Fragmented Technology Landscape

Dec 2nd, 2010 by Max Tokman

Every now and again, the World Wide Web Consortium (W3C), an international organization that sets web technology standards, releases a set of guidelines that should, in theory, bring order to the galaxy and give developers and designers alike an ability to build robust web applications without worrying about minutiae such as delivery platform and browser differences. These initiatives never fully come to fruition and development for the web remains disjointed.

There's a sequence of interlinking factors precluding implementation of standards. It starts with the majority of top content on the web being free, with users paying only monthly service fees to their ISP to access shopping, news and free broadband content. Free content breeds proliferation of hardware and software intermediaries, i.e. computer and browser makers, each vying for a market share by offering a slightly different way of accessing the same information. While all of the hardware and software makers involved in delivery of web-based technology adhere to some lowest common denominator of standards, that’s as far as it goes. Every time you hear about company X “now supporting…”, that’s the sound of the web technology landscape becoming further fragmented.

This fragmentation impacts those of us involved in designing and building for the web by forcing us to choose between two critical factors: doing cutting edge work but reaching a limited target group versus doing more basic work to reach the widest possible audience.  Project requirements never go to either extreme and the result has been an increased amount of production hours required to produce pixel-tight front-end to match the creative.

A page that used to take three hours to make now takes eight, with validation in increased number of browsers and ever-increasing number of legacy browsers. This has a direct impact on budgets and timelines. Framework development (Wordpress, Joomla, Drupal) offers a measure of respite, but comes with caveats; the design has to fit within the framework, otherwise you’ll spend at least as much time modifying it as you would coding from scratch. Server-side technologies such as .NET and PHP are not factors in the increased browser compatibility efforts - rather, the time is spent tweaking HTML, CSS and JavaScript to address all the little browser differences.

Will there ever be a unified set of standards for everyone in the industry to follow, the PANTONE for the web? Possibly. When content is no longer free and ISPs and browser makers have to purchase content before delivering it to your holographic screen, there’ll be strong incentive for all content and delivery methods and platforms to follow standards. This will not come any time soon, as any attempt to solidify the technology marketplace will run into current anti-monopoly legislation. For now, we pick our battles; we identify our target audience and build with that target audience in mind.


wordpressSEOADAWeb Developmentweb designDrupalproductionHTML5responsive designcompliancesecurityCSSdesignTestingPhotoshopproduction tipsFlashtechnologiestoolsgoogletypographyGoogle Analyticsmarketingautomationharness-bbeta testingbrowserSSLE-commercethemesweb standardsplug-inQAwebsite buildingapp developmentweb preflightfirefoxJavaScriptquality controlintegrationsAdobe MuseAPImobile websiteAppleweb imagesite speedfontsiOSMicrosoftmodulesOpenSSLserver securityIE8Androidtabletsmobile devicesclientcommunicationimage compressionimage size cloudPDFresponsive statebreakpointInternet Explorer 8Windows XP FacebooktechnologyWebOSLong TailInteraction MetricsLinkedInhostsoftwareAdvertisingJSONapp lifespanabletmobile app challengeRGBgammacodecvideo sizeinstant video playback solutionBacklinksweb colorsvideo playbackintegration3rd partyParfaitvertical layoutiPad screen templatehorizontal layoutcustom fontsweb-fontsnon-Flash animationHTML5 animationEdge ReflowAdobe Edgeoptimizeddevelopmentresponsive buildAdobeCMS for FlashHTML4interactive banner adsWordpress pluginsconvertingfailseleniumW3Csony playstationnintendo wiiaugmented realityVideos and animations3D views of modelsDetroit Diesel CorporationMercedes-BenziTunesfragmented technology landscapeUDIDInDesign to Photoshop conversionExporting from InDesign to Photoshophtmlweb design softwareweb compatibilitynDesignRIAsAdobe AiroutsourcingCVE-2014-0224dudInDesignformatvideowireframeCMSwebsiteiPhonebrochurewareweb development awardmp4web awardweb developerssidney garberhigh fidelityawardupdatevulnerabilityCKEditorAdobe Edge Reflowprogramming awardrevolutionary softwarewebmonline subscriptionInDesign to HTMLFoundationBootstrapICANNgTLDscustom domain suffixesPhotoshop Layer compsdesign best practicesogvHeartbeatcollaborateconceptOSSrelationship marketingCSS3Ps. and CSS HatProject ParfaitAppleScriptecommercemicrosoft’s project natal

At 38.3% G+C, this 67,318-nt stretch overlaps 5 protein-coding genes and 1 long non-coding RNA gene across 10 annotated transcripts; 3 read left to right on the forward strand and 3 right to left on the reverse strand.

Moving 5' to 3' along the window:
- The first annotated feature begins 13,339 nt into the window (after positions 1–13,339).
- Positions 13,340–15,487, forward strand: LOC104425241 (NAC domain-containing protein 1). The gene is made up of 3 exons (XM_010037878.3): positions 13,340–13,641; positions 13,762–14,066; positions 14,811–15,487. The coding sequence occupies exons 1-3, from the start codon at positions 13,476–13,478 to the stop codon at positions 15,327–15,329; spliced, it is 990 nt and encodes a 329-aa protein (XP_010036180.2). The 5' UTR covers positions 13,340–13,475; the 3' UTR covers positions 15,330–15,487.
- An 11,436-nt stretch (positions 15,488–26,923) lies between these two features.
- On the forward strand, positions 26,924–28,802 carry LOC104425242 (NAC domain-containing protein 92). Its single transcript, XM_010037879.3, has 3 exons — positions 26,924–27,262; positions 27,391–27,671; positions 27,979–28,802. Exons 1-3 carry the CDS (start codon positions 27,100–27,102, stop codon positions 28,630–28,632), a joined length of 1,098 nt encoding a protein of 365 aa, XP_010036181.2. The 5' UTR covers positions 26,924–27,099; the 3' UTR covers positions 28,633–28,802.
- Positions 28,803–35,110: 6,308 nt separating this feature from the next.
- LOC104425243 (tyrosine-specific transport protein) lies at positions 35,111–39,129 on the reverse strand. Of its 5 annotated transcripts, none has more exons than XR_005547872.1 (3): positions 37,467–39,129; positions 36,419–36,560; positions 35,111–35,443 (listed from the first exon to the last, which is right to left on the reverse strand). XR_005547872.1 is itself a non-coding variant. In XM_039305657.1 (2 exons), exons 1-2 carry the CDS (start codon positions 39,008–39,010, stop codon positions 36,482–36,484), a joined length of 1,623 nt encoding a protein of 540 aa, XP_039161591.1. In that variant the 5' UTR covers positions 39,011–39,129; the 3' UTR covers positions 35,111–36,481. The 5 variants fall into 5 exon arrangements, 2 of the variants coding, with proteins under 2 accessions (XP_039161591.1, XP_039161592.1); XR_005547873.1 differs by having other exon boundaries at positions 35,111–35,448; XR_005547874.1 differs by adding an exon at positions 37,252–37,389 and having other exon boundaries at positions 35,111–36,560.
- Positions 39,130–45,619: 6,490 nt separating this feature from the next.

Jan 26th, 2011 by Max Tokman

2010 was a great year for OSS; we produced some truly innovate online destinations. We implemented some of the newest technologies and continue to harness the latest development tools. Here are a few highlights of our work from last year: – a comprehensive event planning website. It provides web appli...

Nov 17th, 2010 by Max Tokman

The idea behind target marketing is to increase profits (or traffic to your web site) by first identifying, and then targeting smaller, yet more profitable customer groups within the total market. By allowing businesses to spend fewer resources to attract more profitable customers, target marketing is easier and more c...